BY MID-MARCH, the United States faced one of its biggest educational problems in a century. With many states shutting down public schools and banning gatherings of more than 10 people, millions of schoolchildren went home indefinitely.
Kathryn Lewis was on spring break from her teaching job at Brookstone Schools when she realized the crisis likely would send her students home too. Lewis is a second grade teacher at the K-8 Christian school that primarily serves low-income families in Charlotte. Tialpar’s daughter is in her class.
As Lewis and other teachers considered how to teach some 185 students staying home, Steve Hall, head of school, started thinking through logistics: Livestream instruction wouldn’t work, since many families had more than one student enrolled. How could multiple siblings get online at one time with a limited number of devices? And for single parents who work, the class schedule needed to be flexible enough to fit each family’s needs.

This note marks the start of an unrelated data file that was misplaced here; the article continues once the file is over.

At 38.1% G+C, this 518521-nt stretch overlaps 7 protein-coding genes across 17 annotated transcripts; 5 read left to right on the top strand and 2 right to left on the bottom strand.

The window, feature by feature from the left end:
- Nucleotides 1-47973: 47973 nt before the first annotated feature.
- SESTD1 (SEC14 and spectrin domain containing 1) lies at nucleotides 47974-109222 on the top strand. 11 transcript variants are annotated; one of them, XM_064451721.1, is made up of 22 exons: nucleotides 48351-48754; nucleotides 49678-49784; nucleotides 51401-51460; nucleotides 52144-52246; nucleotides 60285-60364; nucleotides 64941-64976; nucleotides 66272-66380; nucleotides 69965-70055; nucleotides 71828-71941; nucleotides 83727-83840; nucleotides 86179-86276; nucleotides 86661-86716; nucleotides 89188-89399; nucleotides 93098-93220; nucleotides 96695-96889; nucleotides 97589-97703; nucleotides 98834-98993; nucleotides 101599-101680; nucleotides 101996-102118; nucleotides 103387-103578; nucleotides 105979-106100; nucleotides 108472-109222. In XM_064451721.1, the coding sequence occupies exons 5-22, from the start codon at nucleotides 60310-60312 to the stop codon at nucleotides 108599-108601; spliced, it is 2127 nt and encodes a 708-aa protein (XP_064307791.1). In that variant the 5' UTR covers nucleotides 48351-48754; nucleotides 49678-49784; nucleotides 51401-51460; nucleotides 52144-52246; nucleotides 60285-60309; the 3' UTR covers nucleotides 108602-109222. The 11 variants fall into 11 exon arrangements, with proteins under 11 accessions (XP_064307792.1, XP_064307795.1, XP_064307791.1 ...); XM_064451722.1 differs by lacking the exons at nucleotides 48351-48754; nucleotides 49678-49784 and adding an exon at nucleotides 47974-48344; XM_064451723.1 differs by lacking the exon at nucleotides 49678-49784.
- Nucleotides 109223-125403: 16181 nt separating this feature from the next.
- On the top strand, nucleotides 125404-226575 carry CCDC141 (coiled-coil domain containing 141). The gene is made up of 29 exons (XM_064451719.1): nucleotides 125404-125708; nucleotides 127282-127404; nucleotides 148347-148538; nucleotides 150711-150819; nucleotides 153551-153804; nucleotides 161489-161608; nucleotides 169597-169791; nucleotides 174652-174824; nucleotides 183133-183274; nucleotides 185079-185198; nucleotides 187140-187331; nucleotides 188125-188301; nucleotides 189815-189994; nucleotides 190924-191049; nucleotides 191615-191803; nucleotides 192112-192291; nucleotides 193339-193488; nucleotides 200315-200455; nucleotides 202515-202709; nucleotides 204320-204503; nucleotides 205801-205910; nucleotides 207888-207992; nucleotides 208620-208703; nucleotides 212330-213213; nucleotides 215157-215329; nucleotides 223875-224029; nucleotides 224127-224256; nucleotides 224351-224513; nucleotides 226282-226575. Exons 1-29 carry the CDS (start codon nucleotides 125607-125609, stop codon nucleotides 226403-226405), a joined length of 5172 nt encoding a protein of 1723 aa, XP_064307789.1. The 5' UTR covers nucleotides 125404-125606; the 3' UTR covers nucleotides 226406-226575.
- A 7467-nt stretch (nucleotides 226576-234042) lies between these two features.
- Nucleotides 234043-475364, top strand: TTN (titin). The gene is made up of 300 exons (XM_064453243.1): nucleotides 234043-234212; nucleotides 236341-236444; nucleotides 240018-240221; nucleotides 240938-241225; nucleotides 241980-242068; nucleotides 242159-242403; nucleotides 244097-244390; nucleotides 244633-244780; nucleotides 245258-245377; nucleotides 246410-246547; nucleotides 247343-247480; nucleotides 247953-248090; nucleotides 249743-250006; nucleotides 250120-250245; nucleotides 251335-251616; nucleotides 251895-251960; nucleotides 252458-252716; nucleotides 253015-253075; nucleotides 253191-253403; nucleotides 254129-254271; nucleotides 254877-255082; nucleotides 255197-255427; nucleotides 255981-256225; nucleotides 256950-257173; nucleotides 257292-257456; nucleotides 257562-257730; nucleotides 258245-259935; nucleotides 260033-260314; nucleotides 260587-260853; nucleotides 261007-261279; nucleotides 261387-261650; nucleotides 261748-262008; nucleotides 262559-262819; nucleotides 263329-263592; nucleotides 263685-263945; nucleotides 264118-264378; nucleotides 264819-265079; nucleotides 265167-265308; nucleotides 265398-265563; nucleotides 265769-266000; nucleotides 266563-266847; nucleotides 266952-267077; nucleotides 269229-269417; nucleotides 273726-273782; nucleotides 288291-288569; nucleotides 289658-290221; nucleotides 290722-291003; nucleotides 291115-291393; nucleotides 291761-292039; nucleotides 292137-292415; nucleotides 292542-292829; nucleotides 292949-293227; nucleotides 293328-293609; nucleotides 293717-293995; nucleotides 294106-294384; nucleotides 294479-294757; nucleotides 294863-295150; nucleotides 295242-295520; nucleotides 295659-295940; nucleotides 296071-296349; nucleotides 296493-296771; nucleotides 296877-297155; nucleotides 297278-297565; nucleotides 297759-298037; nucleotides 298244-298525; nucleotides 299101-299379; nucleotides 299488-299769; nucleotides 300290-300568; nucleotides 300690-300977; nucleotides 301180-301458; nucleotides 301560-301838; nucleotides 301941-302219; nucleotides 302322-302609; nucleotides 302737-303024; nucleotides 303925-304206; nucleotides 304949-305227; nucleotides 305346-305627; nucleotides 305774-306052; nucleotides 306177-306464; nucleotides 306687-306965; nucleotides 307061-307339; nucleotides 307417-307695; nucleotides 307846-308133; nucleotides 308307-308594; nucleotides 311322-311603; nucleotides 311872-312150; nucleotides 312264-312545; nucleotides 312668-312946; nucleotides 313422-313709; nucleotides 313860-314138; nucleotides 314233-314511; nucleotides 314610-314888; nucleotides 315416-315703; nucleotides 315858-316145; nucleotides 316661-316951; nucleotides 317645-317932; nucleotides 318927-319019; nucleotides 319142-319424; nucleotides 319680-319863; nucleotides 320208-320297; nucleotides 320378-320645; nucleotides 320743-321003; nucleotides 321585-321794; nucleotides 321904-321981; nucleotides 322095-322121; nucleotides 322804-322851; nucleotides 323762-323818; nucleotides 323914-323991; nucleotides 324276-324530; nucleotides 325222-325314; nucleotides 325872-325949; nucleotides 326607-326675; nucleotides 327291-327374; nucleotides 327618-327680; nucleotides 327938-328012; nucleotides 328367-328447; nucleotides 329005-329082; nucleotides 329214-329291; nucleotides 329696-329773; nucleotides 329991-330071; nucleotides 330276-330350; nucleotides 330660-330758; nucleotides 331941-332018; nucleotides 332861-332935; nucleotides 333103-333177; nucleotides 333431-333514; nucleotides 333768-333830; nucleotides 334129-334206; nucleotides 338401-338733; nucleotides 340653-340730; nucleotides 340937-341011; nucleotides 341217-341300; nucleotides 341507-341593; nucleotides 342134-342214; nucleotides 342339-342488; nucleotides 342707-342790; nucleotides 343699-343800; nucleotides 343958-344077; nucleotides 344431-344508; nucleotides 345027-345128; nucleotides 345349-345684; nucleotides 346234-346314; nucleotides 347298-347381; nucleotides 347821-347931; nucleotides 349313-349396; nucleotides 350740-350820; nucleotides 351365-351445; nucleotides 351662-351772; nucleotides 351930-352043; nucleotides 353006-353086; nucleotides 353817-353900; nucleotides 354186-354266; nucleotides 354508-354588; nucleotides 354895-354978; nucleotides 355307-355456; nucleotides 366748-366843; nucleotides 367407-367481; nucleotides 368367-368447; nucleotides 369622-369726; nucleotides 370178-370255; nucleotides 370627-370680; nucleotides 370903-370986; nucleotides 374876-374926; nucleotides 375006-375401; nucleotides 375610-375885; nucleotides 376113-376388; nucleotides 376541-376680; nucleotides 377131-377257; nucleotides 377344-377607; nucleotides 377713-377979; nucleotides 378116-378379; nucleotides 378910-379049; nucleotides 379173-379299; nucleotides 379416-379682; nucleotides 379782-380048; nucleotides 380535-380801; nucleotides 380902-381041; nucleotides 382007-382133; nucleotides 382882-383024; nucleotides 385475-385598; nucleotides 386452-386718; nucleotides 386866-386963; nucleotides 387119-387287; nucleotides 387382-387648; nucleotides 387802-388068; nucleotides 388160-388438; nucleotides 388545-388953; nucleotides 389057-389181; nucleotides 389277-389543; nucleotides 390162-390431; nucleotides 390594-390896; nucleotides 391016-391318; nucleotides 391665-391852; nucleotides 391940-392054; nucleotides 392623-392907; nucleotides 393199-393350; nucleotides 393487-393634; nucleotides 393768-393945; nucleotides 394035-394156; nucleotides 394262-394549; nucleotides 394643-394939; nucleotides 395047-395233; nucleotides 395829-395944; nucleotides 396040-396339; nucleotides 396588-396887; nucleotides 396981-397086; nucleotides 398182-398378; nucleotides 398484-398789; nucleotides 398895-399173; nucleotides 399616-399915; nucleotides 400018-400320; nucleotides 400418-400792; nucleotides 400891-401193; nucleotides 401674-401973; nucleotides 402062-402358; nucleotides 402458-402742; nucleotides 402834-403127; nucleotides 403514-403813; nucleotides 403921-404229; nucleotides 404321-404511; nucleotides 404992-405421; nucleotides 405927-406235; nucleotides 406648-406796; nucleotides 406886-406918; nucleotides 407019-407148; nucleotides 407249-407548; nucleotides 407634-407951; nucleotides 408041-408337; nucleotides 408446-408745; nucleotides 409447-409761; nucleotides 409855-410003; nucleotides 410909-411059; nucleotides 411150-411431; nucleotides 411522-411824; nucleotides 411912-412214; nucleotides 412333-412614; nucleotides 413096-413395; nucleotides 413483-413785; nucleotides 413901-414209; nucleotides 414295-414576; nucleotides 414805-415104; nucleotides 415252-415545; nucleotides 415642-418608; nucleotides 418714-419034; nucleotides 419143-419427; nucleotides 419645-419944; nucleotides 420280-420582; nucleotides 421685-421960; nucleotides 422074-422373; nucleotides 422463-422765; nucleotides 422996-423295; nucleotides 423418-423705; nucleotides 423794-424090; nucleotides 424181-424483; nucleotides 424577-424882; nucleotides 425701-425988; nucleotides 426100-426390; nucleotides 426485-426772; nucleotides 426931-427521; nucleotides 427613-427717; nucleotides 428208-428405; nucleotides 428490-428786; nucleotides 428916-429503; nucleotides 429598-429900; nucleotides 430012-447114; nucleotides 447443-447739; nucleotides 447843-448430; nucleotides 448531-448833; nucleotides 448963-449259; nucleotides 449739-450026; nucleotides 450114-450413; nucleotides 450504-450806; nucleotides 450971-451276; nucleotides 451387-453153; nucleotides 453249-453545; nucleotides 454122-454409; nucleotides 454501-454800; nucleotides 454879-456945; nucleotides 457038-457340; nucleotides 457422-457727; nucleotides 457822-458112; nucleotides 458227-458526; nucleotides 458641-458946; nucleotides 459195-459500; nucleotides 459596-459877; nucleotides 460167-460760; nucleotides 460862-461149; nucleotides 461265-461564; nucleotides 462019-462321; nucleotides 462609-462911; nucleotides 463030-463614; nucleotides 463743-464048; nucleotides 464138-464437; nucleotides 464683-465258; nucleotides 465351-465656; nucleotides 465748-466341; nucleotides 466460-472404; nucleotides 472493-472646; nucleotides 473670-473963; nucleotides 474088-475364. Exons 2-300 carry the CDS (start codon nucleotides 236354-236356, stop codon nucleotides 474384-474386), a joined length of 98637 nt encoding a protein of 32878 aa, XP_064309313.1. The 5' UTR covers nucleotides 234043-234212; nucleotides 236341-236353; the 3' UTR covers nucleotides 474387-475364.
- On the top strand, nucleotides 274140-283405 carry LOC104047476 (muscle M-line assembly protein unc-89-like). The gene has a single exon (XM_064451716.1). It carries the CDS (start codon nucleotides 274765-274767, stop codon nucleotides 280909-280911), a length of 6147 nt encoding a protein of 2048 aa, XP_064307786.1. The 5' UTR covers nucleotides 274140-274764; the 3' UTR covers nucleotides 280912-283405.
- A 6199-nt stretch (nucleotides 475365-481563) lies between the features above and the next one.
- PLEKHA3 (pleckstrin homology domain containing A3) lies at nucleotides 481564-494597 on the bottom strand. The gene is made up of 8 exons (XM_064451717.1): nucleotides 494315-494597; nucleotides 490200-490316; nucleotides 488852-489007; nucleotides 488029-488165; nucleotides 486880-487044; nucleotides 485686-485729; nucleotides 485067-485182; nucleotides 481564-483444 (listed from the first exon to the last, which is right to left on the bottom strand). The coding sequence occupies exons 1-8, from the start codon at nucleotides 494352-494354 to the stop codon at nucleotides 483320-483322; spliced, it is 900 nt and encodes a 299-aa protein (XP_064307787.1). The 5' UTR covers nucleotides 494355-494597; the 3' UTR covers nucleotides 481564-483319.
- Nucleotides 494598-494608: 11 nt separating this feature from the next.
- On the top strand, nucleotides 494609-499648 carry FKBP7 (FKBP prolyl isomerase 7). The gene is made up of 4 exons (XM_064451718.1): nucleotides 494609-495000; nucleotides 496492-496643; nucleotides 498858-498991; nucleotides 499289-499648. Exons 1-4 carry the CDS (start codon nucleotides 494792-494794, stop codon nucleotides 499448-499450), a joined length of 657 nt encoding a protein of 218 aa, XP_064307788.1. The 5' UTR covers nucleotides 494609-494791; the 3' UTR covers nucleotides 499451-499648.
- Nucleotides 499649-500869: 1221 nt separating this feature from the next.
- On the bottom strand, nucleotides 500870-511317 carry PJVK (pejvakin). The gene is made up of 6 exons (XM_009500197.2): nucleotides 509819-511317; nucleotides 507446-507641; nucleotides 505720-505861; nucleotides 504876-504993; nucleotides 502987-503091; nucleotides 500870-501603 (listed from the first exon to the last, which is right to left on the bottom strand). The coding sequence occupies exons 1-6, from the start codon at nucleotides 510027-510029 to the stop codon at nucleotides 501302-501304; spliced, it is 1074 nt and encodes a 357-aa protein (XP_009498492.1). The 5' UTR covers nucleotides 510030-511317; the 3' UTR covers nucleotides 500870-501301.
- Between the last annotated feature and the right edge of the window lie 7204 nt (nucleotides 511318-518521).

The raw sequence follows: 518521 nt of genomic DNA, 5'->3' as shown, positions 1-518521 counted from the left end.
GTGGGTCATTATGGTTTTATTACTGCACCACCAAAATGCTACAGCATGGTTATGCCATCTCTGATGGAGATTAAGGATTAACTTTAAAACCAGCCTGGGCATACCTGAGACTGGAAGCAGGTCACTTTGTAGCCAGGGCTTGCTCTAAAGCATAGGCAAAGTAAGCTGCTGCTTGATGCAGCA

Over an intense four days, Hall and Principal Debi Preston worked with teachers to hammer out a plan: Teachers would record three or four short lessons for each day and upload them to a digital platform parents already used to access information from the school.
Students would watch the videos when they could get online, and parents would have flexibility helping younger students upload their work. Teachers would take attendance based on students’ turning in the day’s assignments.
Within days, kindergarten teacher Shannon Montgomery held up a whiteboard in a video and rehearsed the sounds of the alphabet. Before she started, she encouraged her students to repeat from home: “I have the mind of Christ.”
Physical education teacher Dale Similton uploaded a video from a gym, leading students through a series of lunges and hops and stretches they could do at home. “Are you feeling the burn?” he asked. He included a Bible verse for the children to remember: “Keep vigilant watch over your heart; that’s where life starts.”
Meanwhile, Lewis wanted her second graders to continue what they had started when school began. Her classes had been going well, but she knew a handful of students were in danger of falling too far behind to pass. Being away from a structured class environment wouldn’t help.